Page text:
Less than one year after New Zealand were blown away by Australia in the 2021 T20 World Cup final in Dubai, the two teams come together once again, this time to launch the main draw of the 2022 T20 World Cup at what will be a packed SCG. However, with the La Nina weather event in play there is a 90% chance of rain in Sydney, which could potentially play spoilsport.
New Zealand’s warm-up fixture against India was also washed out though it was in Brisbane earlier this week. They will also have to contend with the injury-enforced absence of Daryl Mitchell – one of their heroes from the 2021 T20 World Cup – who is racing against time to be fit for the game against Afghanistan on October 26 at the MCG.
Fast bowlers Lockie Ferguson and Adam Milne are also working their way back from injuries and were hence managed carefully in the most recent T20I tri-series at home in Christchurch. Then, there’s New Zealand’s record against Australia in Australia, which hangs like Coleridge’s albatross around their necks. Zero wins in any format since 2011.
In their quest to remedy that and maximise the powerplay, in particular, New Zealand have made the tough call of relegating Martin Guptill to the bench and bumping Finn Allen up to the top along with Devon Conway. Allen is one of the most exciting short-format players currently, boasting a powerplay strike rate of 156.48 – the best among all batters who have played at least ten innings during this phase since his T20I debut in March 2021.
The selection headaches don’t end there. New Zealand will have to choose between Mitchell Santner, Ish Sodhi and Michael Bracewell, the Wellington Firebirds batting allrounder who has shown that he can do the job as a bowling all-rounder too. It is very unlikely that all three can find a place in the same XI.
Australia have also had their fair share of issues in the build-up to the World Cup, but they appear in much healthier shape, despite losing spare wicketkeeper-batter Josh Inglis to a golf injury. Matthew Wade, Josh Hazlewood and Adam Zampa have all excelled in T20 cricket over the past 12 months. Throw in the finishing skills of Tim David and the pedigree of David Warner at the top, and you have the ingredients of another title-winning side.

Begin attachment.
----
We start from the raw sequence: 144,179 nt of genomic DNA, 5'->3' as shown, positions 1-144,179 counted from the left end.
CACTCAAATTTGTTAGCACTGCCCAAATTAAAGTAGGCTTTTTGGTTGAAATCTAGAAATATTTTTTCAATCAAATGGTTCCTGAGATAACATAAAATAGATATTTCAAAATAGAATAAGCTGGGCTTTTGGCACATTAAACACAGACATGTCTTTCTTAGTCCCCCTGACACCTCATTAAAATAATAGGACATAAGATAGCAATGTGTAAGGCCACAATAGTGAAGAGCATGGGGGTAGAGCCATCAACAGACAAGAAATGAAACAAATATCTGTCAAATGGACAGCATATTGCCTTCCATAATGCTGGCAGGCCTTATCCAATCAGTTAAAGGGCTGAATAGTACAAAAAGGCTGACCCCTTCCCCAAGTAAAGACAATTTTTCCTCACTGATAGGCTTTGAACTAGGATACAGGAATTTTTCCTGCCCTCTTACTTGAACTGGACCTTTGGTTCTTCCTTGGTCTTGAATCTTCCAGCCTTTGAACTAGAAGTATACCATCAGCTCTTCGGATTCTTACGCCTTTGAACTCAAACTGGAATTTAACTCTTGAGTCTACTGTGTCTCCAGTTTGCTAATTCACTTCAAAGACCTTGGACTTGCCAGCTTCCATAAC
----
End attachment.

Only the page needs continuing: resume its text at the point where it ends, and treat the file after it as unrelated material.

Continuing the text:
If it comes down to a truncated shootout on Saturday, Australia arguably have more depth and explosive power than New Zealand. However, one can never count New Zealand out at a global tournament.
Australia: LLWWL (last five completed matches, most recent first)
New Zealand: LWWWL
In the spotlight
The boundaries in Australia are bigger than the those in many other parts of the word. But they still might not be big enough for Tim David who has a bit of Kieron Pollard about his six-hitting. In addition to muscling the ball over midwicket, David is particularly good at hitting in the ‘V’ like his Mumbai Indians senior. His duel with Ferguson/Milne could set the pulses racing.
Glenn Phillips’ time is now. He only had a peripheral role to play in the last T20 World Cup but with Mitchell injured, he will be one of those asked to pick up the slack. Phillips is quite capable, his 360 degree game attracting the attention of T20 franchise owners all around the world. He is also a live wire on the field, can keep wicket and bowl some fastish offspin, if required.
The sensational Cameron Green has found a way into Australia’s squad, but may not be able to make the XI, especially now that it looks like Marsh might just be available to bowl a few overs, if needed.
Australia (probable): 1 Aaron Finch (capt), 2 David Warner, 3 Mitchell Marsh, 4 Glenn Maxwell, 5 Marcus Stoinis, 6 Tim David, 7 Matthew Wade (wk), 8 Pat Cummins, 9 Mitchell Starc, 10 Adam Zampa, 11 Josh Hazlewood
Kane Williamson didn’t rule out the possibility of both Ferguson and Milne featuring in New Zealand’s XI. Bracewell emerged as the Player-of-the-(Tri)Series against Bangladesh and Pakistan earlier this month but might miss out if New Zealand opt for the experience of Santner and Sodhi and the batting insurance offered by Mark Chapman.
New Zealand (probable): 1 Devon Conway (wk), 2 Finn Allen/Martin Guptill, 3 Kane Williamson (capt), 4 Glenn Phillips, 5 Michael Bracewell/Mark Chapman, 6 Jimmy Neesham, 7 Mitchell Santner, 8 Tim Southee, 9 Trent Boult, 10 Lockie Ferguson/Adam Milne, 11 Ish Sodhi
Pitch and conditions
The pitch was under cover for most of Friday so Finch only got a brief look at it. He said it was on the drier side. Though the forecast is grim, the SCG recovers quickly from rain, which the Australian Bureau of Meteorology, says is likely to come in the afternoon and the evening.
Stats and trivia
Williamson’s form has been iffy since the last T20 World Cup and his niggly elbow hasn’t helped him either. Since the final against Australia in November last year, he has managed only 420 runs in 20 T20 innings at a strike rate of 105.26.
Boult could be New Zealand’s best bet to tackle Wade. The left-arm seamer has dismissed Wade three times in 23 balls in T20Is.
No seamer has taken more wickets than Hazlewood (23) in the powerplay in T20 cricket in the past year. He has picked up 23 wickets in 32 innings at an economy rate of 6.20. Among all bowlers, only Sri Lanka’s Maheesh Theekshana is ahead of Hazlewood with 24 strikes, but he has had the benefit of 40 innings.